A text-independent speaker verification system based on Gaussian mixture speaker models

Pao Yue-kong Library Electronic Theses Database

A text-independent speaker verification system based on Gaussian mixture speaker models

 

Author: Wong, Chi-bun
Title: A text-independent speaker verification system based on Gaussian mixture speaker models
Degree: M.Sc.
Year: 1998
Subject: Speech processing systems
Automatic speech recognition
Hong Kong Polytechnic University -- Dissertations
Department: Multi-disciplinary Studies
Dept. of Electronic Engineering
Pages: 42, [16] leaves : ill. ; 30 cm
Language: English
InnoPac Record: http://library.polyu.edu.hk/record=b1425846
URI: http://theses.lib.polyu.edu.hk/handle/200/823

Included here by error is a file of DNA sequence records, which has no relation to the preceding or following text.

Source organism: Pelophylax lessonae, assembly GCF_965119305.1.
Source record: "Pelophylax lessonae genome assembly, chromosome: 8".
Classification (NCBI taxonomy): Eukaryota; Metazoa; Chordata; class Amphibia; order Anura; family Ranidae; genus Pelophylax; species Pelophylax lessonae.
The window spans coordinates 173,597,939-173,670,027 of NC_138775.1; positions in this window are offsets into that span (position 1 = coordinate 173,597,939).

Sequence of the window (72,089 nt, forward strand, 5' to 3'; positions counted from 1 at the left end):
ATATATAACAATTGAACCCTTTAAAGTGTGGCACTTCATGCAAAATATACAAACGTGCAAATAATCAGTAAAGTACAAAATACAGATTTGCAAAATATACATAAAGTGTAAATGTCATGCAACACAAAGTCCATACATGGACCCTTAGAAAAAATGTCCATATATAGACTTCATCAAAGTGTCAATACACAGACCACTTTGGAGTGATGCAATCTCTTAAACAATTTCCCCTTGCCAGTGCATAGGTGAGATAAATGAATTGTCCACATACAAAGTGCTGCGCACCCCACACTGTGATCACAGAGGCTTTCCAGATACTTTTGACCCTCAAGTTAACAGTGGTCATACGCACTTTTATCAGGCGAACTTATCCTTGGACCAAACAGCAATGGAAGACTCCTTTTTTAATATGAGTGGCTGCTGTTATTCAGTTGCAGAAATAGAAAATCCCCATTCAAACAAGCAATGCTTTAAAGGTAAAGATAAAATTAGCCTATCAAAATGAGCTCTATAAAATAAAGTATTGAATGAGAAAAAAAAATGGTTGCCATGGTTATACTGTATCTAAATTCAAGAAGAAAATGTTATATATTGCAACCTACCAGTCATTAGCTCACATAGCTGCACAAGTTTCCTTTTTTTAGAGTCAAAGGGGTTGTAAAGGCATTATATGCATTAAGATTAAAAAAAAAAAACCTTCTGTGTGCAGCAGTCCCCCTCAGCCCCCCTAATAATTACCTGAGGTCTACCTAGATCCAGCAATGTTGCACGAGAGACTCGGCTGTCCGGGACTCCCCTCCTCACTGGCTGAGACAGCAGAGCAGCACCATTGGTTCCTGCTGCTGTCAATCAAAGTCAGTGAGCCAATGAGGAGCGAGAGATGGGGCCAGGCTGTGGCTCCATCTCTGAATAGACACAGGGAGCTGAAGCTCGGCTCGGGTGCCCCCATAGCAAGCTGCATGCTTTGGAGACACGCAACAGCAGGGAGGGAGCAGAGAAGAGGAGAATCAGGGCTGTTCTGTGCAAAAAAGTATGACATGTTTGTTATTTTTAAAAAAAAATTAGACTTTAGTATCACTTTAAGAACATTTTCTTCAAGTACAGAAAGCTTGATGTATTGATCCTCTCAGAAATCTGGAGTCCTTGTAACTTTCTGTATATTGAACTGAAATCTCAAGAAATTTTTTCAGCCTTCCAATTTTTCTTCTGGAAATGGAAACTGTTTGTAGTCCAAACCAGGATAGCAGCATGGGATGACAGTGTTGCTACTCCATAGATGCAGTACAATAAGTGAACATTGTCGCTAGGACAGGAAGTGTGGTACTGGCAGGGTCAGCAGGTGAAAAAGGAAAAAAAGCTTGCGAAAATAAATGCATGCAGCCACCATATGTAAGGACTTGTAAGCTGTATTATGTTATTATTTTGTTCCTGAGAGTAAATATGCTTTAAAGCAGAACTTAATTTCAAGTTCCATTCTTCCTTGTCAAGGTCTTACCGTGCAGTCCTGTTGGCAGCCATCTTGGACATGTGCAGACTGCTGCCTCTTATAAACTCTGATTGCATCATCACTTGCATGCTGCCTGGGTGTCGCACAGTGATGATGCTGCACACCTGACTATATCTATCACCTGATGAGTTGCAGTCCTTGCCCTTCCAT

Abstract: Because of the growing demand and popularity of 24-hour telephone banking services, security of financial transactions on the public telephone network becomes an important issue. Since different speakers have different speech features, the verification of the speakers is believed to be a possible way to enhance the security of these transactions. This project proposes to use Gaussian Mixture Models (GMMs) for speaker verification. Basically, GMM adopts an implicit segmentation approach. It provides a probabilistic model of the underlying sounds of a person voice, but it does not impose any Markovian constraints on the sound classes. Besides, it can be integrated with a statistical background noise model for noise robustness. Furthermore, it models speaker identity based on two interpretations. Firstly, the Gaussian components are used to represent the spectral shapes of phonetic sounds, which characterise a person voice. Secondly, by modeling the underlying acoustic classes, it is better to model the short-term variations of a person voice, allowing a high verification performance for short utterances. In this project, GMMs with diagonal covariance matrices have been built and text-independent speaker verification experiments have been performed. All speech samples were taken from the dialect region 2 of the DARPA TIMIT speech corpus. In order to compare the performance of the Gaussian Mixture models between a noisy and a noise free environment, both TIMIT (noise free speech database) and NTIMIT (noisy telephone bandwidth speech database) were used in the experiments. The objective of the experiments is to evaluate the performance of the GMM models in terms of the error rates of the speakers verification. Basically, it can be divided into three steps. Initially, 20 speakers have been trained by using the SA and SX sentence sets of the TIMIT and NTIMIT corpuses. Next, a threshold is calculated which is used to determine whether to accept or to reject a claimant when his feature vectors are presented to the speaker GMM. Finally, all feature vectors derived from the SI sentence set of 36 impostors are input into the GMMs to calculate the individual false acceptance rate and the overall false acceptance rate. The results show that, as far as TIMIT database is concerned, the verification error rate decreases when the number of Gaussian components increases from 8 to 64. The lowest achievable error rate is 4.13%. As for NTIMIT database, the verification error rate decreases when the number of Gaussian components increases from 8 to 40, However, the error rate increases when the number of Gaussian components is greater than 40. The lowest achievable error rate AErr is 10.96%. From the above results, it can be concluded that GMMs is more suitable for applying at a noise free environment and it can achieve a very low verification error rate. If GMMs is applied at a noisy environment, a better preprocessing technique is essential. Moreover, the verification result shows that Gaussian mixture models are speaker and impostor dependent. It may be owing to the fact that some speakers or impostors have dependent components. To achieve a better recognition result, it is found that the diagonal covariance matrices can be replaced by the full covariance matrices. In addition, the clustering size analysis shows that more than 70% of Gaussian components is not well trained, therefore they can be removed, resulting in less parameters and a faster calculation.

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